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Do the Rays actually profit from redeveloping Tropicana Field?

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Mayor Rick Kriseman took to social media this afternoon to clarify exactly what the Rays stand to benefit from the redevelopment of the land at Tropicana Field.

The news that the Rays received any sort of profit from re-developing the site of their current stadium was news to most of us, and during yesterday's City Council proceedings it came as a complete surprise. I'd never heard it mentioned before, and it seemed like a strange premise.

The Rays get 50% of profits for turning Tropicana Field's land into something else? That's not entirely true.

Regarding development rights at Tropicana Field: Last night, City Council clouded this issue. To be clear, the City retains one-hundred percent of all development rights once the Rays leave Tropicana Field. The team is only entitled to development rights while they play at the Dome.

What Council was asking for was one-hundred percent of the development rights while the Rays are still there. If an opportunity emerges to redevelop the land before the Rays vacate, we would discuss that situation with the Rays at that time.

Five members of Council sought to preclude any development rights for the Rays. By voting no, they did just the opposite, guaranteeing the Rays fifty percent of development rights through 2027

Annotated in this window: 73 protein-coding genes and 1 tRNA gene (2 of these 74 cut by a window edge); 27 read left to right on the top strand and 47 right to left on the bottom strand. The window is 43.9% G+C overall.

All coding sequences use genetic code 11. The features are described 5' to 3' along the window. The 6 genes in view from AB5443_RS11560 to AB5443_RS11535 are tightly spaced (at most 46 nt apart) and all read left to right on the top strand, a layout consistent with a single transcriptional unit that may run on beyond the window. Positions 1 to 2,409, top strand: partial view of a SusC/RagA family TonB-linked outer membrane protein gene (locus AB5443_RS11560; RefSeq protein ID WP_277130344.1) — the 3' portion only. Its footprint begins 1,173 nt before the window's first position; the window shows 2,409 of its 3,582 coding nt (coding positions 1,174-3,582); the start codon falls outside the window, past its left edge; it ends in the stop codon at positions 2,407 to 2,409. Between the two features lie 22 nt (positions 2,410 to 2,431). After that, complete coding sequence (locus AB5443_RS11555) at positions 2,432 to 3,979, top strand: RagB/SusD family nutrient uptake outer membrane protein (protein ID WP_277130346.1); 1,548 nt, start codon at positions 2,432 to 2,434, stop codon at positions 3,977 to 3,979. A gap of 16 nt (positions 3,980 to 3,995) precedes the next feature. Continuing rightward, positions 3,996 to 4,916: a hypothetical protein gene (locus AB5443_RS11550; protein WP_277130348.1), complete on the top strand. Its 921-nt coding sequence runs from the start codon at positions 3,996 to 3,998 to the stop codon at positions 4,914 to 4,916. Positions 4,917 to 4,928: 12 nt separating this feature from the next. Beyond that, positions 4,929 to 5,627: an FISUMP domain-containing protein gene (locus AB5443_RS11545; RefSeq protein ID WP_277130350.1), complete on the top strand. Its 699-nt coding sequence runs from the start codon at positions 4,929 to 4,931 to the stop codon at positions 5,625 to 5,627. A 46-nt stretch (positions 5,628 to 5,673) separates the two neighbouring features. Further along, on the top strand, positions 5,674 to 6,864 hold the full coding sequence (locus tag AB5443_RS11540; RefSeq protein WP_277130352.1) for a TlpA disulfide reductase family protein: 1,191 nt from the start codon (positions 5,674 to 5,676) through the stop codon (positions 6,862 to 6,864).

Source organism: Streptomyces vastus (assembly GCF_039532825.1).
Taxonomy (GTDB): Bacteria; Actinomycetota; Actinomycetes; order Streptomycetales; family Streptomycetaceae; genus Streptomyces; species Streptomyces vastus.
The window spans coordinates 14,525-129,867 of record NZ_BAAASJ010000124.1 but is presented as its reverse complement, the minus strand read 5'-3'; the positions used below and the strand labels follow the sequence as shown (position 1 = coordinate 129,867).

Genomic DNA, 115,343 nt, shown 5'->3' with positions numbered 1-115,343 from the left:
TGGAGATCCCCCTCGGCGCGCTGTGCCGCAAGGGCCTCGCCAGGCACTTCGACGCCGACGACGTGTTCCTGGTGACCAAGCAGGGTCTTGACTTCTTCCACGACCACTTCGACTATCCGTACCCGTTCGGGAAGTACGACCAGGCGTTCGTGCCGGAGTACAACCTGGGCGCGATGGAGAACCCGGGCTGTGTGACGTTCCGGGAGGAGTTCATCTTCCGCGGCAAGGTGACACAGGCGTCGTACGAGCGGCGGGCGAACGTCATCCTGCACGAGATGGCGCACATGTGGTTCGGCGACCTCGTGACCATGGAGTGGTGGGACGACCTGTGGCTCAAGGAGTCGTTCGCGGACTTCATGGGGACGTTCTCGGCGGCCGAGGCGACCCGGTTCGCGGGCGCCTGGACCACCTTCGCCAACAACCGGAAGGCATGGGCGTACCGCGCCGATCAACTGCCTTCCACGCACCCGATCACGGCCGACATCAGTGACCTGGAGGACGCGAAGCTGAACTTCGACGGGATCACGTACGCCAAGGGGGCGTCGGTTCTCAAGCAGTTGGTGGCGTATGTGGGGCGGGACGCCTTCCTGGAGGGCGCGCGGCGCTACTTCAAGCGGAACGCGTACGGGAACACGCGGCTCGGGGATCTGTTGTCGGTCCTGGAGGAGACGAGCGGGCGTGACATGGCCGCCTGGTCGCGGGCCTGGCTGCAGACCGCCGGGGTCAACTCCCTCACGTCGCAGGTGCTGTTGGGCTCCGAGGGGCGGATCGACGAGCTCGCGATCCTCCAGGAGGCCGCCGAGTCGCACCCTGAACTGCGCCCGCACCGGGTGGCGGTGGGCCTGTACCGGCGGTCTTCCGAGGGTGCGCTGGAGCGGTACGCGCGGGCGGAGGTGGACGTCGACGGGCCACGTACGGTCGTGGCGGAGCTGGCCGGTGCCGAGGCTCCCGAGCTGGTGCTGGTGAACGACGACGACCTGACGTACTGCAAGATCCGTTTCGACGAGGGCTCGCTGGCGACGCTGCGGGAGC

Tropicana Field sits on a plot of 85-acres just outside downtown St. Petersburg. If any of the land is redeveloped while the Rays occupy the stadium -- such as one of the parking lots being sold for office space -- they would receive 50% of the profits, but not if the Rays no longer use the property.

This colors the entire City Council vote in a new light.

At first it appeared the Rays stood to receive a substantial payday. Their use agreement for the property runs through 2027, and the new deal would have given the team an opportunity to leave the premises for a cost between $20-32 million. That land could then be used to expand downtown St. Petersburg, creating property tax revenue and economic activity.

The benefit from redeveloping these 85-acres is expected to be, "a far cry" from the $200 million economic impact the Rays currently have on City, reports Noah Pransky, greater than the economic impact the Rays currently have today -- which includes revenue up to $1.4 million is ticket sales for the City, and the impact of out-of-season travelers.

If the Rays got a share of those profits through 2027, then the team would be hauling in significant cash, but that's not the case. Not in the slightest.

So when we point to the discussion on "redevelopment profits" as the roadblock that led the City Council to deny the Rays' a stadium search, we're discussing the remaining years the Rays occupy Tropicana Field. And as long as the Rays are in the building and generating revenue on their own through those parking lots on the 85-acres, there wouldn't be much redevelopment in the first place.

The City Council's squabble suddenly has drastically less impact than first perceived.